“For correctional workers, it’s like any other profession — they need to understand the risks of the job and be sure that the health surveillance is in place to protect them,” he said. “That is somewhat outside the purview of the NCCHC, but it’s something you always want to keep in mind — the health of the correctional workforce, whether it is a doctor, a nurse or a corrections officer, or someone else.”
Still, even with the best preventative measures in place, curbing the spread of COVID-19 in prisons and jails remains a daunting task.
“The real issue is congregate living environments,” Anderson said. “I don’t see how you can possibly prevent the spread of COVID-19 in a congregate living situation. The prison population in California maxed out at 165,000 inmates. Now, I believe it is down to 130,000, but it is still 25% over capacity. COVID demonstrates the problems you get in a densely populated, congregate living environment. And I think that is something that is very difficult to solve.”
A Way Forward
Anderson has more than a few ideas regarding how to improve the general health care of people incarcerated in state prison.
First, every effort must be made to instill a sense of professionalism and high standards among individuals working in the correctional system.
“That means promoting people with clean records,” he said.
Another option, he said, would be to administer care through university medical centers rather than the prisons.
“This would require correctional medicine to emerge more as a respected medical specialty,” Anderson observed. “It would also require ample fellowship training, and offering board certification, in correctional medicine through the American Board of Internal Medicine and similar organizations. If one, for example, had a correctional medicine fellowship at UC Davis, that facility would be within a couple hundred miles of probably 30 different correctional facilities, if you include county jails, state and federal facilities.”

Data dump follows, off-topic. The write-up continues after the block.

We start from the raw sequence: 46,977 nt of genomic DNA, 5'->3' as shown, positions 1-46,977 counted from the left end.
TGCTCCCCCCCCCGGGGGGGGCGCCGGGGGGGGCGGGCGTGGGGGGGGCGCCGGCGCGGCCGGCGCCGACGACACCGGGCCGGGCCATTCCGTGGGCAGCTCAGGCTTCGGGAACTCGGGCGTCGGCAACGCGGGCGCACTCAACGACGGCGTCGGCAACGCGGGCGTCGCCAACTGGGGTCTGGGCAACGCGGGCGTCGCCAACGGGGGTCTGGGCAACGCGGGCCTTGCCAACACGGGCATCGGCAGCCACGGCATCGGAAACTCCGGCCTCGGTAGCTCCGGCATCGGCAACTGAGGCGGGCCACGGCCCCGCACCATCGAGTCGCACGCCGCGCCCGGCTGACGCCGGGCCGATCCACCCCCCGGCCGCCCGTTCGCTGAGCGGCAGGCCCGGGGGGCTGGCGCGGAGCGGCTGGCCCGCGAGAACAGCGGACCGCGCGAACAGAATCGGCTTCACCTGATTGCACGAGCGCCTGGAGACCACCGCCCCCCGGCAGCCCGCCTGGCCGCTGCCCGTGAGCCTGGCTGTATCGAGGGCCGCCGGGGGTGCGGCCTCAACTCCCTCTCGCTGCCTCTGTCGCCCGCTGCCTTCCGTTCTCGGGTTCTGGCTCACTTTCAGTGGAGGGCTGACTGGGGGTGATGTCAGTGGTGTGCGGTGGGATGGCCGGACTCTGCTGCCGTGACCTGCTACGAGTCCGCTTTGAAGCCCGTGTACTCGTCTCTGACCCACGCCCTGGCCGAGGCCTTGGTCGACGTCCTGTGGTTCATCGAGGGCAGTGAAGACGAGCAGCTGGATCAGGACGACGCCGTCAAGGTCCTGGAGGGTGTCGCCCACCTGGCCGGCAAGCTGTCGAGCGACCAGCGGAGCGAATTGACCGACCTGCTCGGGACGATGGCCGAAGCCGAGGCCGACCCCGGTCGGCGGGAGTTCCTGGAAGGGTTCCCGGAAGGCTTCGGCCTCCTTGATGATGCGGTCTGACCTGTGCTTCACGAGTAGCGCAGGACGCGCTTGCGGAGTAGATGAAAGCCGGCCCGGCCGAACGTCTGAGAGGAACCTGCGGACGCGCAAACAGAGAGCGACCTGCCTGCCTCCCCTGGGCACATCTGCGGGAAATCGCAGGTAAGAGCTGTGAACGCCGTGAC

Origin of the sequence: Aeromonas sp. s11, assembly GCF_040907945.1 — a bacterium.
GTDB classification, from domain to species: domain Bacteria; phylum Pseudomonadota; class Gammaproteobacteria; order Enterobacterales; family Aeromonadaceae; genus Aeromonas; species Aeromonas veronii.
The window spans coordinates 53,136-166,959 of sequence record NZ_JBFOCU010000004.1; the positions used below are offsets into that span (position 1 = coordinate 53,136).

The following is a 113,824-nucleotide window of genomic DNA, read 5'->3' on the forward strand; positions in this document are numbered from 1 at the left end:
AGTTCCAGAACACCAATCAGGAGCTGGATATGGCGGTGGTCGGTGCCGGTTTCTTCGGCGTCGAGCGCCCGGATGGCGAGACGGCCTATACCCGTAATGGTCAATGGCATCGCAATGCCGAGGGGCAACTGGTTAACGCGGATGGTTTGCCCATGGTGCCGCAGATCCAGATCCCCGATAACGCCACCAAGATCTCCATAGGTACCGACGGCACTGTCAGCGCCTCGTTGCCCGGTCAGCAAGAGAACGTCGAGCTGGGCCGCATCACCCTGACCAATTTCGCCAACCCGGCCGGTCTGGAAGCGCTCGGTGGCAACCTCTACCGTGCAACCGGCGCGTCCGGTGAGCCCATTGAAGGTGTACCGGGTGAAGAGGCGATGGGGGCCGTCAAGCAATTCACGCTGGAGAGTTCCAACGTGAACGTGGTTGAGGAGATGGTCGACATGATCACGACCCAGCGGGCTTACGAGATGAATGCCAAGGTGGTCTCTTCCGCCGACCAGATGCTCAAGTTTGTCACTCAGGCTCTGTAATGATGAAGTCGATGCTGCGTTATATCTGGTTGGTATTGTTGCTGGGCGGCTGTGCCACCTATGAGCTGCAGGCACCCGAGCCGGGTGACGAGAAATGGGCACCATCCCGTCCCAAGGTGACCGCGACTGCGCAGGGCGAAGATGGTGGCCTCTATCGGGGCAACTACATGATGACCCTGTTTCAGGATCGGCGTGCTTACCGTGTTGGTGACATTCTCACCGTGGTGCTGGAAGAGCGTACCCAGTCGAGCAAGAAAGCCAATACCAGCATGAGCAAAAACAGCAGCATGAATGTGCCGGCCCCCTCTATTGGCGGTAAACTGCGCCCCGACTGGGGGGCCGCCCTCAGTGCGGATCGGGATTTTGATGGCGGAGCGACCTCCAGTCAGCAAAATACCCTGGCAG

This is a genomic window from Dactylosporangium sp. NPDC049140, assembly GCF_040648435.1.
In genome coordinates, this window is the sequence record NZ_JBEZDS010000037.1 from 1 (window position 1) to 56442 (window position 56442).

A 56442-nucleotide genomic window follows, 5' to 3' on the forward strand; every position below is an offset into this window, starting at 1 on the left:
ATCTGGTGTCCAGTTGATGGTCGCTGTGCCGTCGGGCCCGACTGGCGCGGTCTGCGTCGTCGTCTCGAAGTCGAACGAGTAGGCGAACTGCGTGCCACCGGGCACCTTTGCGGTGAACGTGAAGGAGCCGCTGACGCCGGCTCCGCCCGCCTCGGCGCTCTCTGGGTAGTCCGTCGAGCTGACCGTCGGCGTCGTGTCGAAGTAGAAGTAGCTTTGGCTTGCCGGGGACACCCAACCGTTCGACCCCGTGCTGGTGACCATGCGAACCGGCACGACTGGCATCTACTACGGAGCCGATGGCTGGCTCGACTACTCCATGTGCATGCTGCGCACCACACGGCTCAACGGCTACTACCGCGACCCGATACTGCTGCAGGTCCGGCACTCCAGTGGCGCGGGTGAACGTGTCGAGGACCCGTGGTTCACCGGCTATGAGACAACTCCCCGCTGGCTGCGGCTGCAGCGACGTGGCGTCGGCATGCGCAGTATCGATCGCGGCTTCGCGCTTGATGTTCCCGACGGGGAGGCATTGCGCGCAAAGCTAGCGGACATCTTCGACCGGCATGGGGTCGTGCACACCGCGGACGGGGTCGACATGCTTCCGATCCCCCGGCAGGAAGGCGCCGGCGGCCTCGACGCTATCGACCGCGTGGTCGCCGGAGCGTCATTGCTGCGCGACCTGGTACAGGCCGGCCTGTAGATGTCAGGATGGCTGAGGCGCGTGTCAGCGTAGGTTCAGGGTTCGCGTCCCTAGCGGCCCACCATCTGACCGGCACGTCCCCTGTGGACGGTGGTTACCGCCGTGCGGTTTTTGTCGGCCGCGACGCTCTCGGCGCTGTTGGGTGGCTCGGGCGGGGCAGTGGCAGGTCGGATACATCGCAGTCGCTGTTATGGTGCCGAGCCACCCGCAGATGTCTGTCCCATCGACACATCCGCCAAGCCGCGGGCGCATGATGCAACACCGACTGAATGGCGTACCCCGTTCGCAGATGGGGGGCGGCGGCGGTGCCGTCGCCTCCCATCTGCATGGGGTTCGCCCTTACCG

A third, albeit unlikely, possibility would be to emulate the public health service that manages U.S. federal prisons.
“They have their own medical school, Uniformed Services University of Health Sciences, they are affiliated with the CDC and the NIH, and they have full access to the resources of the federal government,” Anderson said. “Given the political realities, however, I don’t think this would happen any time soon.”
Still, Anderson argued that health care inside prisons must improve, one way or another. And more likely than not, that will mean decreasing the prison population across the country, he said.
“It becomes a constitutional issue — the 8th Amendment outlaws cruel and unusual punishment,” Anderson said. “At some point, as a society, we have to address how many people we can really afford to incarcerate. I think if individuals are overcrowded, if we are having epidemics of infectious disease, if health care cannot be provided adequately, then the prison population has to be diminished. I consider myself a law and order advocate, but to imagine being incarcerated and receiving care through the correctional system is an unpleasant thing to contemplate.”
- For more information:
- Scott T. Anderson, MD, PhD, FACR, CCHP-P, can be contacted at UC Davis Medical Center, 2315 Stockton Blvd., Sacramento, California, 95817; firstname.lastname@example.org.
- Brent Gibson, MD, MPH, can be contacted at 1145 W. Diversey Pkwy., Chicago, Illinois, 60614; email@example.com.
- Jeffrey E. Keller, MD, FACEP, FACCP, can be contacted at Badger Medicine, 3387 Merlin Dr., Idaho Falls, Idaho, 83404; firstname.lastname@example.org.